New York Firearms Forum banner
1 - 10 of 10 Posts

·
Registered
Joined
·
255 Posts
Discussion Starter · #1 · (Edited)
No, I am not here to ask you what one is best. I am here to offer a way at which I applied some math and range time to figure out what works best for me with the template to figure out what might work best for you.

Before I get into that I want to get three little tid bits out of the way.

1. Shot placement reigns key above all else. If you don't believe that I can cite examples of 9mm, .40 and .45 which took 20+ hits to stop an assailant and one of them even made a full recovery. no pistol round is a one shot stopper on its own accord.

2. I choose three calibers with 4 carry guns which meet fbi standards for penetration. The lowest of which is the .380 which would normally be excluded however lehigh recently came out with some neat ammo which solves the penetration expansion trade off you needed to make in the past with that cartridge (it has been independently reviewed as good stuff).

3. I assumed the stretch cavities of these various rounds would be similar and did not have the cavities alter my calculations. I encourage you to look at the highspeed footage of these rounds in ballistics gel and you will see how close they actually are.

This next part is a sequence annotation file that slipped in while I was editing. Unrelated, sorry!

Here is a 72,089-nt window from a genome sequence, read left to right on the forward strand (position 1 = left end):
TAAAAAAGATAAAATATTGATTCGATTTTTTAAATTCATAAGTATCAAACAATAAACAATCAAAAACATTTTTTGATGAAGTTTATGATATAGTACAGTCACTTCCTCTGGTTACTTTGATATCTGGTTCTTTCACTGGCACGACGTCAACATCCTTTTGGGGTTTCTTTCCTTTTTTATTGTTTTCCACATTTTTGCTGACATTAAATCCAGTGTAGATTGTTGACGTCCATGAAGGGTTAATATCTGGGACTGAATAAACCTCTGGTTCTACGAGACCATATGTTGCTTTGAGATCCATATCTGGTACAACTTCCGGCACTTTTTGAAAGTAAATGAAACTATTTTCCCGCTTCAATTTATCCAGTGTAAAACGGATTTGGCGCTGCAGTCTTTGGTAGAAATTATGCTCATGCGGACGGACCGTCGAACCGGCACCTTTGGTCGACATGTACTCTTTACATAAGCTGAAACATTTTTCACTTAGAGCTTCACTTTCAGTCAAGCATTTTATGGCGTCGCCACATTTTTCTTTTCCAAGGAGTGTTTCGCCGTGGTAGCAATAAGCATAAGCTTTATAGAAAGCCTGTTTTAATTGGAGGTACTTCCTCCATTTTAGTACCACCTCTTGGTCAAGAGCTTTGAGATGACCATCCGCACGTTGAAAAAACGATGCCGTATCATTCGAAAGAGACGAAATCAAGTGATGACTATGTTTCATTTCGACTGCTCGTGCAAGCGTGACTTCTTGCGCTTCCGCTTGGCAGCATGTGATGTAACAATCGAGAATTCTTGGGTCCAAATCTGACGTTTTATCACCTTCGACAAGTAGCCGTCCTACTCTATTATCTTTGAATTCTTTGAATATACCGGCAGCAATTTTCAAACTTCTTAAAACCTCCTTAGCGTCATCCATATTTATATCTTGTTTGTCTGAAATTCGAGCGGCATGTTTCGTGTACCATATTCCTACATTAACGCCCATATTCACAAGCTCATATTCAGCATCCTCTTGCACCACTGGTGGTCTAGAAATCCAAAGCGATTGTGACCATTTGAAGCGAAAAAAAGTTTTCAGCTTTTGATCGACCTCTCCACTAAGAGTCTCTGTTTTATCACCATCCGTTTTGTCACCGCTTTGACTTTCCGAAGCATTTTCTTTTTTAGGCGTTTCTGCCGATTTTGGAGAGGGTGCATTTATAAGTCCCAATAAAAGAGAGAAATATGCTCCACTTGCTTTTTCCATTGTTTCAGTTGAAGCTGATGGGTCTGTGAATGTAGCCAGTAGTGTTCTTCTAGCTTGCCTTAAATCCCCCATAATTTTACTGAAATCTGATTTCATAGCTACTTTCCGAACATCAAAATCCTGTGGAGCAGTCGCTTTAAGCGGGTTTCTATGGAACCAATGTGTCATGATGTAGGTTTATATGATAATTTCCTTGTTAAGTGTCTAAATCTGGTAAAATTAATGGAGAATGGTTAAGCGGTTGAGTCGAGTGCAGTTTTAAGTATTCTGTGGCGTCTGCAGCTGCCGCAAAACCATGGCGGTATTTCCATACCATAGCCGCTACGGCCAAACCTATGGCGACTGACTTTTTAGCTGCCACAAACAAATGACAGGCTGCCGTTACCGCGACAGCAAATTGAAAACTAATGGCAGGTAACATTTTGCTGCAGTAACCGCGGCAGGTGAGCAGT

Alright now that the nasty stuff is out of the way what I attempted to do is calculate roughly how much "damage" I do with my current primary ccw handguns over an allotted time or in other words I attempted to calculate damage per second (hence forth DPS).

How I measured "Damage":
I choose all FBI compliant chamberings to remove depth out of the equation by assuming all rounds will theoretically hit and penetrate as deep as required for effect and instead I focused on Diameter of the round. I took a single brand for consistency (hornady in this case) and found the average expansions for the three chamberings I had chosen which were .380, .38 spl, and 9mm. To assign a value I rated 1" as 100 points.

The contenders:
I tested this with four handguns, a glock 19, xdsc (9mm), ruger lcp, and ruger lcr in .38.

The ranges:
All rounds were tested at the 5, 10, and 15 yard line to get a feel for how they preform both in the average shooting distances of a defensive shoot out to longer ranges. I would have tested farther but at my personal skill level I began to run into accuracy issues with one of the platforms. all rounds had to fall into the A box of a standard sized target.

Theoretical max damage:
Here is the max damage for the various chamberings I used and their expanded hp average.
.380 per round value: 43.6
.38 spl per round value: 49.3
9mm per round value: 53.7

5 yard line: (5 shot average)
G19 Total time: 1.15 Average split: .23 Total damage: 268.5 DPS: 233.48
LCP Total time: 1.3 Average split: .26 Total damage: 218.0 DPS: 167.69
LCR Total time: 1.22 Average split: .24 Total damage: 219.5 DPS: 179.92
XD9 Total time: 1.23 Average split: .24 Total Damage: 268.5 DPS: 218.29
5 yard average DPS: 199.86

10 Yard Line: (5 shot average)
G19 Total time: 1.78 Average split: .35 Total damage: 268.5 DPS: 150.84